Text manipulation, advice on being yourself (not as cheesy as it sounds), mind control, and feminism.
These are the themes making up the powerful copy collection for this month.
(Psst… #1 is a cool trick you’re going to love me forever for showing to you.)
So I’m not linking to this blog post for its literary brilliance (though Neville is a good copywriter).
Instead, I’m linking to it because it is absolutely the coolest thing ever… especially if you’re a designer, fellow copywriter, or anyone with any kind of marketing sense trying to convince your company’s big wigs that jargon is out and the cool, sexy copy you’ve learned to write from this blog is totally in.
For example, here’s my header:
And here’s my header after I’ve played with it using this trick:
Imagine the possibilities.
Ash Ambirge (the lady behind this lovely blog) has been one of my copywriting inspirations and icons for a long, long time.
Maybe because we’re both sassy and like the F word. Maybe for other reasons like we both hate crappy, generic copy.
Either way, this post is brilliant, and this was one of my favorite lines:
“The internet is basically like one giant Tinder app—people are swiping left and right through a Google full of websites trying to find a match. So if you say mechanical things like ‘Thank you for visiting my website,’ no one can make any judgments about whether or not you’re a good fit, because you sound about as unique as a cardboard box.”
Followed by this one:
“Dane Cook jokes aren’t the missing quality in your writing—simply sounding like a human is.”
So basically, yes, you need to get rid of the jargon. But no, you don’t have to go around making cuss-word-heavy or perverted jokes just to get attention. It is okay and encouraged to be yourself. But “yourself” sure as hell is the boring, jargony copy everyone else in your industry is using simply because they don’t know how to write any better and don’t care.
It is SO SO SO SO SOOOOO interesting.
In fact, I’m only halfway through it, but I can’t stop highlighting, underlining, and making notes in the margins.
Like, order this thing in a print copy, not for your Kindle.
It’s a book made up of 100 short chapters, approximately two pages each. Each chapter tells you a strategy for influencing people and backs it up with some of the most fascinating sciences and psychological studies I’ve ever heard.
Remember in my last post when I talked about how advertisers will use hot models with dilated pupils in their ads because even though you don’t realize it, your brain registers those pupils as a sign of arousal and makes you more impulsive?
That was from this book.
Another cool one I just read: if you’re meeting someone new, take them out for a warm drink, not a cold one. Why?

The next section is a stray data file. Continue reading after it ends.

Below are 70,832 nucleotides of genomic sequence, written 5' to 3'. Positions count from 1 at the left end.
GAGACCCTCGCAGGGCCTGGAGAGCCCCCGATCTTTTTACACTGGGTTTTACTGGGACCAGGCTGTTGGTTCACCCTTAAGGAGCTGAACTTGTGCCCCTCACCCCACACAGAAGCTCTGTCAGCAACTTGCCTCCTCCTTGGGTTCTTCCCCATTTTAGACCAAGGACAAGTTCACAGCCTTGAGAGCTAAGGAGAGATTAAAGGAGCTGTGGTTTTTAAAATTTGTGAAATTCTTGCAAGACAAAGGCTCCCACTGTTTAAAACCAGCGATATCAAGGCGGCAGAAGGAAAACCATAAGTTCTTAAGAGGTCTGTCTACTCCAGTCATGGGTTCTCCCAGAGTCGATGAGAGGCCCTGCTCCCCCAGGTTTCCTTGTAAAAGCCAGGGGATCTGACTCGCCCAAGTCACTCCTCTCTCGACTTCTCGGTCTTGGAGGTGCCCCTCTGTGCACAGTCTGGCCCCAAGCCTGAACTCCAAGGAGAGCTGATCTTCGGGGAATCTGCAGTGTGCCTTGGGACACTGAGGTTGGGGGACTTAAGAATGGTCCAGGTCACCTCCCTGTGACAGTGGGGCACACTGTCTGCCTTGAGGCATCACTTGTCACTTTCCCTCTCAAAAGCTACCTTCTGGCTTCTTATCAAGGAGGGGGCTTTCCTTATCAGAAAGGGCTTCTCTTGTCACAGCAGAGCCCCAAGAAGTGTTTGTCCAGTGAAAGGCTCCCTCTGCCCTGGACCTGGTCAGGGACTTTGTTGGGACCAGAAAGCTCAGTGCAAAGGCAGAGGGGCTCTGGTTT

“Brain imaging studies show hot and cold stimuli light up an area of the brain related to trust and cooperation… According to Bargh, ‘Physical warmth can make us see others as warmer people, but also cause us to be wamer—more generous and trusting—as well.”
And of course they had the experiments to back it up.
But beyond the pure educational value of this book, it’s a wonderful lesson in packing truly valuable information into a small word count, without just listing off facts.
This is a Q&A style interview with a photographer who explored Icelandic culture for women (and men) through her camera lens while doing interviews with her subjects on the gender equality of the country.
To give you an idea: Iceland enforces gender equality quotas, and for crimes like prostitution, arrests the buyer instead of the sex worker. They’ve also got services like socialized child care so women can continue to go to school and have a career even when they have children.
Reading the interview isn’t a raging: “There’s so much wrong with our society! We should change everything today and be like Iceland instead!” like you might expect it to be.
Instead, throughout the interview, you kind of feel this bittersweet feeling where you want to have hope that total equality is possible, but even Iceland has its problems. You realize at the end of the day, humans are humans who react, live, and adapt into the structures around them.
Written by a woman who’s both been raped herself and dated women with the same experience, this piece is bold in a way that only audacious vulnerability can be.
She’s not complaining, she’s not saying “woe is me,” and she’s not bashing men in general.
She looks at the societal definition of anyone who’s ever been victimized for anything and challenges it. Since as a victim (of anything) we’re supposed to label ourselves as victims, or as being broken because of that victimization in some way, it’s almost as if we’re supposed to think less of ourselves.
But through dating women who’ve had similar victimizing experiences that she’s had and seeing how decidedly not broken they are despite what someone did to them, she comes back to reclaiming herself and realizing she doesn’t have to let defining life moments define her.
It’s sad, moving, and empowering.
And the writing lesson here is that when you’re willing to speak up and say who you are for the sake of yourself—you resonate with everyone else and their humanity too.
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